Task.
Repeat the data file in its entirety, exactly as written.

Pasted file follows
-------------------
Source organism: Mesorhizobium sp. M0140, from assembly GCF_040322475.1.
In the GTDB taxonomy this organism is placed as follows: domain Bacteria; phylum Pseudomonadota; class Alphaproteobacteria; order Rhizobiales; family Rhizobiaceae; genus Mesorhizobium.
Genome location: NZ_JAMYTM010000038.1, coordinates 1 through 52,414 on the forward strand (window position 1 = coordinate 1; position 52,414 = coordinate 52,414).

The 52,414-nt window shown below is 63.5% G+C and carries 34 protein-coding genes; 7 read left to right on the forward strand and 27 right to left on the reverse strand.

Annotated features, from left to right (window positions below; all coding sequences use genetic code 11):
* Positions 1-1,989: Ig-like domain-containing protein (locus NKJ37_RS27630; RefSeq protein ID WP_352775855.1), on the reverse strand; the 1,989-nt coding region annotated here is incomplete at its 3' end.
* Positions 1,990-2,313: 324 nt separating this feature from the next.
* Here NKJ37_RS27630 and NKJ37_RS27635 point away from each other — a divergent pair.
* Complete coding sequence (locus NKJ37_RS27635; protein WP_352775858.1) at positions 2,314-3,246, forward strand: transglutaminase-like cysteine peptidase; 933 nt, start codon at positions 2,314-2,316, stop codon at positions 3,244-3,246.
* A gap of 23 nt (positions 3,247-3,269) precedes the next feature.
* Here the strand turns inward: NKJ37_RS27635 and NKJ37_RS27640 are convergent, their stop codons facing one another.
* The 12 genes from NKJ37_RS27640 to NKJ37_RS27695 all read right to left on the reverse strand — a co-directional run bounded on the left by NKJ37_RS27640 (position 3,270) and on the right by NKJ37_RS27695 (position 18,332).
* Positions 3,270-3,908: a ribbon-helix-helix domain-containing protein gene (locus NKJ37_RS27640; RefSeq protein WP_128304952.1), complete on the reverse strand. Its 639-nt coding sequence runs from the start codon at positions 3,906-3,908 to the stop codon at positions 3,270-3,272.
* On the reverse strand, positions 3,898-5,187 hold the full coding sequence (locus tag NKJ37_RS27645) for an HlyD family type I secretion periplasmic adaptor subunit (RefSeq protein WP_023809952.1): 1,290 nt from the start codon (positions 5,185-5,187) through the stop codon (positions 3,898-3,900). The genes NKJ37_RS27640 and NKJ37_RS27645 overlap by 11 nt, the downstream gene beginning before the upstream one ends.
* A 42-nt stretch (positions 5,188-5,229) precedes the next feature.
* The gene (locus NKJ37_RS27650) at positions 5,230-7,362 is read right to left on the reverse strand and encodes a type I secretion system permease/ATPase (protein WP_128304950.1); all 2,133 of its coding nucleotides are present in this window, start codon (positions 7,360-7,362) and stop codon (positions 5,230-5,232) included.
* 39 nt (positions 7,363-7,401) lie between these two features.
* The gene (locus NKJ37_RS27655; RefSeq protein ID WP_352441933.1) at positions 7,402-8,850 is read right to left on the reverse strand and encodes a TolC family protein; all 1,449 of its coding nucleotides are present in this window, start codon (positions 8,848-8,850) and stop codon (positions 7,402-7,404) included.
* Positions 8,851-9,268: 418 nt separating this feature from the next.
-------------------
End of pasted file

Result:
Source organism: Mesorhizobium sp. M0140, from assembly GCF_040322475.1.
In the GTDB taxonomy this organism is placed as follows: domain Bacteria; phylum Pseudomonadota; class Alphaproteobacteria; order Rhizobiales; family Rhizobiaceae; genus Mesorhizobium.
Genome location: NZ_JAMYTM010000038.1, coordinates 1 through 52,414 on the forward strand (window position 1 = coordinate 1; position 52,414 = coordinate 52,414).

The 52,414-nt window shown below is 63.5% G+C and carries 34 protein-coding genes; 7 read left to right on the forward strand and 27 right to left on the reverse strand.

Annotated features, from left to right (window positions below; all coding sequences use genetic code 11):
* Positions 1-1,989: Ig-like domain-containing protein (locus NKJ37_RS27630; RefSeq protein ID WP_352775855.1), on the reverse strand; the 1,989-nt coding region annotated here is incomplete at its 3' end.
* Positions 1,990-2,313: 324 nt separating this feature from the next.
* Here NKJ37_RS27630 and NKJ37_RS27635 point away from each other — a divergent pair.
* Complete coding sequence (locus NKJ37_RS27635; protein WP_352775858.1) at positions 2,314-3,246, forward strand: transglutaminase-like cysteine peptidase; 933 nt, start codon at positions 2,314-2,316, stop codon at positions 3,244-3,246.
* A gap of 23 nt (positions 3,247-3,269) precedes the next feature.
* Here the strand turns inward: NKJ37_RS27635 and NKJ37_RS27640 are convergent, their stop codons facing one another.
* The 12 genes from NKJ37_RS27640 to NKJ37_RS27695 all read right to left on the reverse strand — a co-directional run bounded on the left by NKJ37_RS27640 (position 3,270) and on the right by NKJ37_RS27695 (position 18,332).
* Positions 3,270-3,908: a ribbon-helix-helix domain-containing protein gene (locus NKJ37_RS27640; RefSeq protein WP_128304952.1), complete on the reverse strand. Its 639-nt coding sequence runs from the start codon at positions 3,906-3,908 to the stop codon at positions 3,270-3,272.
* On the reverse strand, positions 3,898-5,187 hold the full coding sequence (locus tag NKJ37_RS27645) for an HlyD family type I secretion periplasmic adaptor subunit (RefSeq protein WP_023809952.1): 1,290 nt from the start codon (positions 5,185-5,187) through the stop codon (positions 3,898-3,900). The genes NKJ37_RS27640 and NKJ37_RS27645 overlap by 11 nt, the downstream gene beginning before the upstream one ends.
* A 42-nt stretch (positions 5,188-5,229) precedes the next feature.
* The gene (locus NKJ37_RS27650) at positions 5,230-7,362 is read right to left on the reverse strand and encodes a type I secretion system permease/ATPase (protein WP_128304950.1); all 2,133 of its coding nucleotides are present in this window, start codon (positions 7,360-7,362) and stop codon (positions 5,230-5,232) included.
* 39 nt (positions 7,363-7,401) lie between these two features.
* The gene (locus NKJ37_RS27655; RefSeq protein ID WP_352441933.1) at positions 7,402-8,850 is read right to left on the reverse strand and encodes a TolC family protein; all 1,449 of its coding nucleotides are present in this window, start codon (positions 8,848-8,850) and stop codon (positions 7,402-7,404) included.
* Positions 8,851-9,268: 418 nt separating this feature from the next.